AAFC projects focus on aphanomyces root rot in pulse crops

Good management practices still the best way to control aphanomyces in the field

Aphanomyces disease symptoms in the field.

While improving management practices and reducing risk factors are still the best ways to avoid root rot in pulse crops, Agriculture and Agri-Food Canada (AAFC) researchers hope to find other tools. Syama Chatterton, an AAFC research scientist whose areas of expertise include diseases in pulse crops and soil borne diseases, is working on research projects that focus on minimizing root rot.

Currently, Chatterton has a number of research projects in the works, spanning from lab-based, fundamental research to field trials. In terms of field trials, she is looking at how the most common cultivars perform in high-risk fields. For this project, researchers chose 20 of the most prominently grown cultivars to see if some could stand up to root rot better than others.

“What we found is that all cultivars are equally susceptible to aphanomyces, but some of them still yielded better than others,” she said. “It tends to be the newer cultivars that have just been released that probably have a higher yield potential anyway.”

In another trial, Chatterton and her colleagues assessed seed treatments to see if available treatments have the ability to provide long-term protection.

On the left is a fusarium infection, starting from the point of seed attachment. The plants on the right are infected with aphanomyces root rot. There is complete root system browning and decay of the outer root layer. photo: Syama Chatterton, AAFC

“What we saw is that they do what the label claims, for the most part,” she said. “They give you early-season suppression or early-season control. But we didn’t see that that lent to any long-term growing season benefits.”

Cover crops

Chatterton is also involved in a cover crop project. The idea is that brassica cover crops, as they break down, produce bio-fumigants that may have the potential to speed up decay of the resting spores in the soil. There is good evidence to show that mustards produce bio-fumigants, but Chatterton and her team want to know if it’s cost-effective and feasible for growers. More importantly, they want to make sure that it will fit with their practices.

“It’s more of a feasibility research project,” she said. “We just want to look and see if it has potential for a solution.”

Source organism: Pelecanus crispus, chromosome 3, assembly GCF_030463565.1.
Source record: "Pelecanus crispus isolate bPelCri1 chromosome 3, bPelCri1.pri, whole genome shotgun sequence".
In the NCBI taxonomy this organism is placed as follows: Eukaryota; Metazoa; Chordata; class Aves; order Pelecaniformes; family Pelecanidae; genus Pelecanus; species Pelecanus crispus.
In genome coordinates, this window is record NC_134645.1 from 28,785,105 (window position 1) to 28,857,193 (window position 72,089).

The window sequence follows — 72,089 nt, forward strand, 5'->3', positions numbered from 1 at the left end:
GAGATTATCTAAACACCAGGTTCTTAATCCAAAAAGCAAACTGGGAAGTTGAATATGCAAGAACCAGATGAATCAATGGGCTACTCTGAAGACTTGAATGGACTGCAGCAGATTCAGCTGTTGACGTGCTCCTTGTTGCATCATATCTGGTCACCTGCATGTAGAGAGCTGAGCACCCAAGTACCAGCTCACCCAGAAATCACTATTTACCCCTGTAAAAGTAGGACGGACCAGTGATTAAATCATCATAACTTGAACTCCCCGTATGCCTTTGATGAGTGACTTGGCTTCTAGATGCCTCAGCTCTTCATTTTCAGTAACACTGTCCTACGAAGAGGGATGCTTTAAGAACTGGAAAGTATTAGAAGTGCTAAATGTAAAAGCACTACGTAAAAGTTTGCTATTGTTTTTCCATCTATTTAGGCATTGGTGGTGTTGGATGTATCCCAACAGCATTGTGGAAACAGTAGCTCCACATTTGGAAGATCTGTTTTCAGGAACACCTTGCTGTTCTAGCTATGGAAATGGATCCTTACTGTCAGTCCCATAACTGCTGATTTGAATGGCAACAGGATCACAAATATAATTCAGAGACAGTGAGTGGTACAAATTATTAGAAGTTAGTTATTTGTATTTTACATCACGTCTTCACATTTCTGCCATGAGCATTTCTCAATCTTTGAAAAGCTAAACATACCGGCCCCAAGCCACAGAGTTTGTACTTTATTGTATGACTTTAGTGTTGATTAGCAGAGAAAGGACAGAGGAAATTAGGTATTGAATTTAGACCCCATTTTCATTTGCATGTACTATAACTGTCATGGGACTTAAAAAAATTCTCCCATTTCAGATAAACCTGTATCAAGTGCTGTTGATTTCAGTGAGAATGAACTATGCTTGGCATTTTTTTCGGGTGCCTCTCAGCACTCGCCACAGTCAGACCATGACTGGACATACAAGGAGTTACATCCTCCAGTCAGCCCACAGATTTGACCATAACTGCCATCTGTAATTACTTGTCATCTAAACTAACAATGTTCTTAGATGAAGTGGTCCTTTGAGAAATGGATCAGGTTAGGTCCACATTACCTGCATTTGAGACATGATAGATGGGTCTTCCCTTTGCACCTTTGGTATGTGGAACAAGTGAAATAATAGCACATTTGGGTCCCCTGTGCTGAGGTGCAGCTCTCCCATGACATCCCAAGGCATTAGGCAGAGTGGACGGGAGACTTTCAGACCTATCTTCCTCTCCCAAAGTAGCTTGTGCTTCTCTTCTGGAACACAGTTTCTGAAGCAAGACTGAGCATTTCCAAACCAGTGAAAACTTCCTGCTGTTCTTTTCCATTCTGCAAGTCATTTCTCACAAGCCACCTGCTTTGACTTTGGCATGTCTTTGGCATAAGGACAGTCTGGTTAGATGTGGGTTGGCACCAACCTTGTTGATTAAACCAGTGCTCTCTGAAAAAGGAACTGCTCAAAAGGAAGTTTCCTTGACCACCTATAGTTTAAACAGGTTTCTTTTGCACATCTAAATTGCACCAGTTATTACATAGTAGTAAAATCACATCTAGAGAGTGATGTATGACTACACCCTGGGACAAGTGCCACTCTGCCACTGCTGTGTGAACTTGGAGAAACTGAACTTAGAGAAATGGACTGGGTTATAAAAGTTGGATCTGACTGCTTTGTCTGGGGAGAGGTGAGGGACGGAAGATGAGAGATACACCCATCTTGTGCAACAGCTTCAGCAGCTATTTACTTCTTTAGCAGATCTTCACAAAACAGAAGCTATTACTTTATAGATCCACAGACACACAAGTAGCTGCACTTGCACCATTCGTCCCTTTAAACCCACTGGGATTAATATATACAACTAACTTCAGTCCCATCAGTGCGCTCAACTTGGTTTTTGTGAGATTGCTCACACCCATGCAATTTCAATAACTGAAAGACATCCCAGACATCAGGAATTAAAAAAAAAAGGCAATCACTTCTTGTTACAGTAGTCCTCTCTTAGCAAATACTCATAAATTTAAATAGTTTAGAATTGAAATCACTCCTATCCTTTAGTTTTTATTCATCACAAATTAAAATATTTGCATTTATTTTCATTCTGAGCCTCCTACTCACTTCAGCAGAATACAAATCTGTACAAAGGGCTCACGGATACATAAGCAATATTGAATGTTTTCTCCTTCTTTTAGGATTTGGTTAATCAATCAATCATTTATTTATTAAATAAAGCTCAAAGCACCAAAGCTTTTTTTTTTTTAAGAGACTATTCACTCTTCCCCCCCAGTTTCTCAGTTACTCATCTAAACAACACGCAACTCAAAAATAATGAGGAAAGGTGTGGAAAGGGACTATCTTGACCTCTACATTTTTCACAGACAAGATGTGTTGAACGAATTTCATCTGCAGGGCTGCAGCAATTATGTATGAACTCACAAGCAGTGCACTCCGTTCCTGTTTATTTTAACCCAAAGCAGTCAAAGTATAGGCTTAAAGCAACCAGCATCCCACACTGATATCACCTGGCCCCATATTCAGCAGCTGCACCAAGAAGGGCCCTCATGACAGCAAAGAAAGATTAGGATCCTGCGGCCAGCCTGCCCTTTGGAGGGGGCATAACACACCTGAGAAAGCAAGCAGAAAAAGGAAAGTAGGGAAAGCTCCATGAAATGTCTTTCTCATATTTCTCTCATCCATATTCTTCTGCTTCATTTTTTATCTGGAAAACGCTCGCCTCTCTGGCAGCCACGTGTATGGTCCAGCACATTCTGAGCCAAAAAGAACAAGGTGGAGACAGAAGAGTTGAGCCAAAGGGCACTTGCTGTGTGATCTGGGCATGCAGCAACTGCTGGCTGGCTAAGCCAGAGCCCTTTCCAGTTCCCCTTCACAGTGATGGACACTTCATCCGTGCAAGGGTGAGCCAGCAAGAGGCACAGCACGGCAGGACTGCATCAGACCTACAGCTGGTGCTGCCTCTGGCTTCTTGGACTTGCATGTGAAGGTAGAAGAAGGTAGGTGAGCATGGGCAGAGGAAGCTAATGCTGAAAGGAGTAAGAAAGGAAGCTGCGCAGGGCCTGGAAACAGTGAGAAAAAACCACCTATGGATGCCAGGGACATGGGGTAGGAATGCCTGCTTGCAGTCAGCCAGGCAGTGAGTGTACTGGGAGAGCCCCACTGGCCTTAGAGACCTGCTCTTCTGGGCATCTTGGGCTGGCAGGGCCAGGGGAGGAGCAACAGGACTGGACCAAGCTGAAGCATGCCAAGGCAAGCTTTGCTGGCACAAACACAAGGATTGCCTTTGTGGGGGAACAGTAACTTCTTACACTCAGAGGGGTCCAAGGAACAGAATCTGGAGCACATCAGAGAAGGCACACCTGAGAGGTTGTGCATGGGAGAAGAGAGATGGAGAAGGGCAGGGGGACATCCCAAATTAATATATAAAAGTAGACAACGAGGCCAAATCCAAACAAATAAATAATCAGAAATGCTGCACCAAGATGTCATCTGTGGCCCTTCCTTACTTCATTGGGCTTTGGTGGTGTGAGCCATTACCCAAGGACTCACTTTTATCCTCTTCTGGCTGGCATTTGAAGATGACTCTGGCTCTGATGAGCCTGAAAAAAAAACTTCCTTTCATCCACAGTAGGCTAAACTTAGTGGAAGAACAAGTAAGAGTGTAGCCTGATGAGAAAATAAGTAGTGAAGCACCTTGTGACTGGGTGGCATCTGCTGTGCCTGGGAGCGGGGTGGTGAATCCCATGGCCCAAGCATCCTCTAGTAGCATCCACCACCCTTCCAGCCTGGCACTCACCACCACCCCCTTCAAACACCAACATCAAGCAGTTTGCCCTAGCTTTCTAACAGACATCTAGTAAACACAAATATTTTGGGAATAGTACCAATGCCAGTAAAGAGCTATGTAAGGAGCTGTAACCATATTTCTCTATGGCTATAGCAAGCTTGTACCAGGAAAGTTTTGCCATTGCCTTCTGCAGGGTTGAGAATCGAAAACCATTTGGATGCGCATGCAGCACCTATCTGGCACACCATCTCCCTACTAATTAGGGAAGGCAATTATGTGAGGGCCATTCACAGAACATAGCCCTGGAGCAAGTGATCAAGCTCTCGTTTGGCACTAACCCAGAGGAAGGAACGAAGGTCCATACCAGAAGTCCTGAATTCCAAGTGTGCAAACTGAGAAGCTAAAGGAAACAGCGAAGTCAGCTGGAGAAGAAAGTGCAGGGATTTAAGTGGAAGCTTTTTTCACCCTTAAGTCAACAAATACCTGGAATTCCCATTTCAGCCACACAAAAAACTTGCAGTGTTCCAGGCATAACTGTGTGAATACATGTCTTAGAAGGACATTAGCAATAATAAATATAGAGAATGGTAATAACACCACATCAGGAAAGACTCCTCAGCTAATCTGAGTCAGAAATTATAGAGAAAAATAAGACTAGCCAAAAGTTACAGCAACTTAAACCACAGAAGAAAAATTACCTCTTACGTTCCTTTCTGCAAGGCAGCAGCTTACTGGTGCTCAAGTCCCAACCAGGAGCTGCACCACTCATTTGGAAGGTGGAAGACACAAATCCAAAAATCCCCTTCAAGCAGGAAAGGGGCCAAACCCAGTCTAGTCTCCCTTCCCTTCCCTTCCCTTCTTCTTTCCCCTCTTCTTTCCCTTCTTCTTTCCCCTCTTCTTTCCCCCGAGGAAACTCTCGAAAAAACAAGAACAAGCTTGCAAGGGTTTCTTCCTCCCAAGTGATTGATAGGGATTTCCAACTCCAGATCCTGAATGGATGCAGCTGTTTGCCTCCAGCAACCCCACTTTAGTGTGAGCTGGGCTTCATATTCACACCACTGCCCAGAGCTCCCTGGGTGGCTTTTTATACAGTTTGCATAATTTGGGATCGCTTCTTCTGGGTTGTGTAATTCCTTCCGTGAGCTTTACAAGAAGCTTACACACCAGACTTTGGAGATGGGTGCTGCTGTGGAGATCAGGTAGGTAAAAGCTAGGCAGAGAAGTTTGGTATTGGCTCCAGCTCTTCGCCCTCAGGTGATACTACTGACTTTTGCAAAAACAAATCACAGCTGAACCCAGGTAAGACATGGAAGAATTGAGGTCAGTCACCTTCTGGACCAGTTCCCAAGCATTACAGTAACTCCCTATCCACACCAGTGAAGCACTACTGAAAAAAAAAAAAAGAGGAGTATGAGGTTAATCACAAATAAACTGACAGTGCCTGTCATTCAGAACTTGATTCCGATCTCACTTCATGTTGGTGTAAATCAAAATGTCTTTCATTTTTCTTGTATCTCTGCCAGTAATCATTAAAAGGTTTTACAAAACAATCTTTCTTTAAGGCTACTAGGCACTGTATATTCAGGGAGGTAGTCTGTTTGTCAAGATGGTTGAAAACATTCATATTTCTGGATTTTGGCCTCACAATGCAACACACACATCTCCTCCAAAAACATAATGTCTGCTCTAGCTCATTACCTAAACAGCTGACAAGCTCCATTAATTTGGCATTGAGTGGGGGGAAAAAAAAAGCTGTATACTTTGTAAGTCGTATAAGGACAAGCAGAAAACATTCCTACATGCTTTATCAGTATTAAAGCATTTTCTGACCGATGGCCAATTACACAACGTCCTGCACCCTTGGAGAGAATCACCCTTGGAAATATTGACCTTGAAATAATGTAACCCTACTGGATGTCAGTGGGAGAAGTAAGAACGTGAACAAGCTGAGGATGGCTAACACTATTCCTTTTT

The project started in 2017, but already the researchers have run into a few snags. Typically, peas come off pretty early, leaving room for a cover crop to establish before winterkill sets in.

“This year was not a great year because we planted some of our mustard species in August, but we didn’t get any rain until it snowed in October,” she said. “So unfortunately, not the best year to embark on that research.”

“We ended up with really tiny plants, then it snowed and the ground froze,” she continued. “I’m not sure that anything’s going to survive that.”

Chatterton plans to try again in the spring, planting the peas into a living brassica cover crop, but says the crop’s success will depend on spring moisture levels.

From left to right: Control pea, aphanomyces on pea, control lentil, aphanomyces on lentil. photo: Syama Chatterton, AAFC


In the future, Chatterton would like to look more closely at the impact of rotations. Until now, it has been assumed that the more peas and lentils you have in a rotation, the higher the likelihood of disease. “But it’s never actually been studied, and there are some questions coming up,” said Chatterton.

Growers want to know, for instance, how often you need to have peas and lentils in the rotation. They’d also like to know what happens if you replace peas and lentils with a non-host pulse crop, like fava beans or soybeans. Will that help to reduce the inoculant potential? Or will they still act as reservoirs for inoculant? Soybeans, explained Chatterton, are resistant to aphanomyces to the point where they would be considered a non-host. Information on fava beans, however, is somewhat conflicting.

“The ones we’ve tested seem to be very resistant,” said Chatterton. “But there’s older literature that says fava beans are susceptible. I suspect it has to do with different cultivars. There have been a lot of changes in fava bean cultivars over the past 10 years or so.”

Chickpea also shows resistance to aphanomyces. “We will maybe see a little bit of infection, but we don’t see new spores being produced in the root,” she said. “So that would say that it wouldn’t be increasing if you grow chickpea instead of a pea, but we want to verify that in the field.”

In the meantime, University of Saskatchewan breeders are working on new resistant cultivars. Some partially resistant germplasm lines have been jointly released by the U.S. and France and are now available for breeding programs. Researchers are trying to use rapid generation breeding to incorporate partial resistance into Canadian-adapted cultivars quickly and efficiently.

Breeding does take a while, said Chatterton, so it could be another five to six years before new cultivars are available to growers. And, even when these varieties do become available they will only offer partial, not full resistance. Improving management practices and reducing risk factors is still the best way to avoid root rot.

“If partially resistant varieties become available they will have to be managed quite closely, so that we don’t overcome that resistance that we have,” Chatterton concluded.

About the author


Melanie Epp

Melanie Epp is a freelance farm writer.



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